Gambling Income and Losses.
Report any gambling winnings as income on your tax return. Be sure you itemize to deduct gambling losses up to the amount of your winnings. If you are a casual gambler, these tax tips can help:
- Gambling income. Income from gambling includes winnings from the lottery, horse racing and casinos. It also includes cash and non-cash prizes. You must report the fair market value of non-cash prizes like cars and trips.
- Payer tax form. If you win, the payer may give you a form W-2G. Certain Gambling Winnings. The payer also sends a copy of the W-2G to the IRS. The payer must issue the form based on the type of gambling, the amount you win and other factors. You’ll also get a form W-2G if the payer must withhold income tax from what you win.
- How to report winnings. You normally report your winnings for the year on your tax return as “Other Income.” You must report all your gambling winnings as income. This is true even if you don’t get a Form W-2G.
- How to deduct losses. You can deduct your gambling losses on Schedule A, Itemized Deductions. The total you can deduct, however, is limited to the amount of the gambling income you report on your return.
- Keep gambling receipts. Keep records of your wins and losses. This means keeping items such as a gambling log or diary, receipts, statements or tickets.
Home Energy Tax Credits.
Certain energy-efficient home improvements can cut your energy bills and save you money at tax time.
Residential Energy Efficient Property Credit
- This tax credit is 30 percent of the cost of alternative energy equipment installed on or in your home.
- Qualified equipment includes solar hot water heaters, solar electric equipment, wind turbines and fuel cell property.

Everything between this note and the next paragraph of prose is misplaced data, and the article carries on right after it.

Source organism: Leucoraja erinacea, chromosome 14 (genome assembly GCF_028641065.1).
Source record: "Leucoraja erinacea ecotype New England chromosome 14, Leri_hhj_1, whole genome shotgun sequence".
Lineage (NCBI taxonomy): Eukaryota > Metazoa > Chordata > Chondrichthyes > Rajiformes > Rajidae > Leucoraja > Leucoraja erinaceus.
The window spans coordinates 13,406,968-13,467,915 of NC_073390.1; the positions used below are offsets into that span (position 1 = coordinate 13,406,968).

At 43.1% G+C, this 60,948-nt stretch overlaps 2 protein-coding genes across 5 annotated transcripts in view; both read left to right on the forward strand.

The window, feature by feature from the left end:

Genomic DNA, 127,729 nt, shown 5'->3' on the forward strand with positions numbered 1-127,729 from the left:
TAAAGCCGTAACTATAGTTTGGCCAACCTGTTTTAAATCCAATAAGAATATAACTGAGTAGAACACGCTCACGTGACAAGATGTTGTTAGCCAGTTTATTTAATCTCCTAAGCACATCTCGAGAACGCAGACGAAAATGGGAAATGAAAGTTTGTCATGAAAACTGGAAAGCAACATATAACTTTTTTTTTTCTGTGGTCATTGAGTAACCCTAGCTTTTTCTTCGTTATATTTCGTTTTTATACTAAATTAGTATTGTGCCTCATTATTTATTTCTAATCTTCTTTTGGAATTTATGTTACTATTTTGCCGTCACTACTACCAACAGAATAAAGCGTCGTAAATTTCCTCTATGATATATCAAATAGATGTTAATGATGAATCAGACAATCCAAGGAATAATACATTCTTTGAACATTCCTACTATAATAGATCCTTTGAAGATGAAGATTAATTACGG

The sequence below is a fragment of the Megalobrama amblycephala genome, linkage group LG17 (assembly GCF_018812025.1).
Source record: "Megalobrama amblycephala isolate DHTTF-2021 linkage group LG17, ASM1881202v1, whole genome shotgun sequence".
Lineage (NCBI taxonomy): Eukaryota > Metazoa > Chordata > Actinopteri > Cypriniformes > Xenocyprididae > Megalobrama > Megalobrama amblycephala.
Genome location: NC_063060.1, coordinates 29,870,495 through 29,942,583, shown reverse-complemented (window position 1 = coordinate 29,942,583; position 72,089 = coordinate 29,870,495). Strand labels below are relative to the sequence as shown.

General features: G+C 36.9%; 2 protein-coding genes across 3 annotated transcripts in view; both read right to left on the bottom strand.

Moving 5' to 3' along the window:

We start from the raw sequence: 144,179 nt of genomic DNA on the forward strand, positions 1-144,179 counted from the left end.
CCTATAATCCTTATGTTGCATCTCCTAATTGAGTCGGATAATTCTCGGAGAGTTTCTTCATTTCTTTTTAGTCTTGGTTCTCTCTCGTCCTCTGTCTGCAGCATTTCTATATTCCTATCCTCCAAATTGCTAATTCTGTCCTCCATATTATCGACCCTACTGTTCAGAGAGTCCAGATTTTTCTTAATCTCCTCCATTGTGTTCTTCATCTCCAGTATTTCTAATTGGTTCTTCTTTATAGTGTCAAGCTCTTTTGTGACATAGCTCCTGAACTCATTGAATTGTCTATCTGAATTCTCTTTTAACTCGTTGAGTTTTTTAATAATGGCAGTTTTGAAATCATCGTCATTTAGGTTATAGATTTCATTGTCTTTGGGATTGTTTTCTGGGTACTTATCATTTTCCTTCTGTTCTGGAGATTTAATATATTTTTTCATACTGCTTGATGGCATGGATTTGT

- Qualified wind turbine and fuel cell property must be placed into service by Dec. 31, 2016. Hot water heaters and solar electric equipment must be placed in to service by Dec. 31, 2021.
- The tax credit for qualified fuel cell property is limited to $500 for each one-half kilowatt of capacity. The amount for other qualified expenditures does not have a limit. If your credit is more than the tax you owe, you can carry forward the unused portion of this credit to next year’s tax return.
- The home must be in the U.S. It does not have to be your main home, unless the alternative energy equipment is qualified fuel cell property.
Looking for Work.
If you are looking for a job in the same line of work, you may be able to deduct some of your job search costs. Here are some key tax facts you should know about when searching for a new job:
- Same Occupation. Your expenses must be for a job search in your current line of work. You can’t deduct expenses for a job search in a new occupation.
- Résumé Costs. You can deduct the cost of preparing and mailing your résumé.
- Travel Expenses. You may be able to deduct the cost of the trip. To deduct the cost of the travel to and from the area, the trip must be mainly to look for a new job. You may still be able to deduct some costs if looking for a job is not the main purpose of the trip.
- Placement Agency. You can deduct some job placement agency fees you pay to look for a job.
- First Job. You can’t deduct job search expenses if you’re looking for a job for the first time.
- Time Between Jobs. You can’t deduct job search expenses if there was a long break between the end of your last job and the time you began looking for a new one.
- Reimbursed Costs. Reimbursed expenses are not deductible.
- Schedule A. You normally deduct your job search expenses on Schedule A, Itemized Deductions. Claim them as a miscellaneous deduction. You can deduct the total miscellaneous deductions that are more than two percent of your adjusted gross income.